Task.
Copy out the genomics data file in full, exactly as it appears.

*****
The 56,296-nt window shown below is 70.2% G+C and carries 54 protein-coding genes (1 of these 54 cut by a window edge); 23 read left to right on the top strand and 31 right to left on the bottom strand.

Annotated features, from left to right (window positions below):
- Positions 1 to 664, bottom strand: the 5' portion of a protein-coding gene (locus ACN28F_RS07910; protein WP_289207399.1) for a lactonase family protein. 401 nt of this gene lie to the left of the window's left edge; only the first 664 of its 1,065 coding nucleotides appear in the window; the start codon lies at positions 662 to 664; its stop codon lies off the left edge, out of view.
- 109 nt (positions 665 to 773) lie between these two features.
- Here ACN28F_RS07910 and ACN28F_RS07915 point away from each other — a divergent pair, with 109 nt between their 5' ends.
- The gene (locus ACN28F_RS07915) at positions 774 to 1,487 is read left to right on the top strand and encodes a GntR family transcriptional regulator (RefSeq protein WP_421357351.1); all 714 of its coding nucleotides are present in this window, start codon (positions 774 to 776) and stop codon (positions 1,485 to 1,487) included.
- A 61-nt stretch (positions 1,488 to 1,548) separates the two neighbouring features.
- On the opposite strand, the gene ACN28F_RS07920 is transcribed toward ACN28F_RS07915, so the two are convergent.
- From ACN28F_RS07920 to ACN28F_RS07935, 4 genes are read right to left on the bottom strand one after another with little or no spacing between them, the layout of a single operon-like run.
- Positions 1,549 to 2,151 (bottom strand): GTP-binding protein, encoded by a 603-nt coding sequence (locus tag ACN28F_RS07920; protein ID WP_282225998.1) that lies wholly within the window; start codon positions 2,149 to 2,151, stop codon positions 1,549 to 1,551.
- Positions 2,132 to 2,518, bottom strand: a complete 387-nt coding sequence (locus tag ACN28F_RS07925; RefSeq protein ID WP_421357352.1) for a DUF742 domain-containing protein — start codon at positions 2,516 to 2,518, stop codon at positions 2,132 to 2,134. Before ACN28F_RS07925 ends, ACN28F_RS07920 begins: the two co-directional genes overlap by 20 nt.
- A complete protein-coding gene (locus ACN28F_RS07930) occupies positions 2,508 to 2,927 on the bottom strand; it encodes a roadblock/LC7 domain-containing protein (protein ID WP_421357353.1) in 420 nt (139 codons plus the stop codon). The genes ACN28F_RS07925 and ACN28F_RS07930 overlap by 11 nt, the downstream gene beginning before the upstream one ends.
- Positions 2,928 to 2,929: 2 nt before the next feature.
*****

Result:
The 56,296-nt window shown below is 70.2% G+C and carries 54 protein-coding genes (1 of these 54 cut by a window edge); 23 read left to right on the top strand and 31 right to left on the bottom strand.

Annotated features, from left to right (window positions below):
- Positions 1 to 664, bottom strand: the 5' portion of a protein-coding gene (locus ACN28F_RS07910; protein WP_289207399.1) for a lactonase family protein. 401 nt of this gene lie to the left of the window's left edge; only the first 664 of its 1,065 coding nucleotides appear in the window; the start codon lies at positions 662 to 664; its stop codon lies off the left edge, out of view.
- 109 nt (positions 665 to 773) lie between these two features.
- Here ACN28F_RS07910 and ACN28F_RS07915 point away from each other — a divergent pair, with 109 nt between their 5' ends.
- The gene (locus ACN28F_RS07915) at positions 774 to 1,487 is read left to right on the top strand and encodes a GntR family transcriptional regulator (RefSeq protein WP_421357351.1); all 714 of its coding nucleotides are present in this window, start codon (positions 774 to 776) and stop codon (positions 1,485 to 1,487) included.
- A 61-nt stretch (positions 1,488 to 1,548) separates the two neighbouring features.
- On the opposite strand, the gene ACN28F_RS07920 is transcribed toward ACN28F_RS07915, so the two are convergent.
- From ACN28F_RS07920 to ACN28F_RS07935, 4 genes are read right to left on the bottom strand one after another with little or no spacing between them, the layout of a single operon-like run.
- Positions 1,549 to 2,151 (bottom strand): GTP-binding protein, encoded by a 603-nt coding sequence (locus tag ACN28F_RS07920; protein ID WP_282225998.1) that lies wholly within the window; start codon positions 2,149 to 2,151, stop codon positions 1,549 to 1,551.
- Positions 2,132 to 2,518, bottom strand: a complete 387-nt coding sequence (locus tag ACN28F_RS07925; RefSeq protein ID WP_421357352.1) for a DUF742 domain-containing protein — start codon at positions 2,516 to 2,518, stop codon at positions 2,132 to 2,134. Before ACN28F_RS07925 ends, ACN28F_RS07920 begins: the two co-directional genes overlap by 20 nt.
- A complete protein-coding gene (locus ACN28F_RS07930) occupies positions 2,508 to 2,927 on the bottom strand; it encodes a roadblock/LC7 domain-containing protein (protein ID WP_421357353.1) in 420 nt (139 codons plus the stop codon). The genes ACN28F_RS07925 and ACN28F_RS07930 overlap by 11 nt, the downstream gene beginning before the upstream one ends.
- Positions 2,928 to 2,929: 2 nt before the next feature.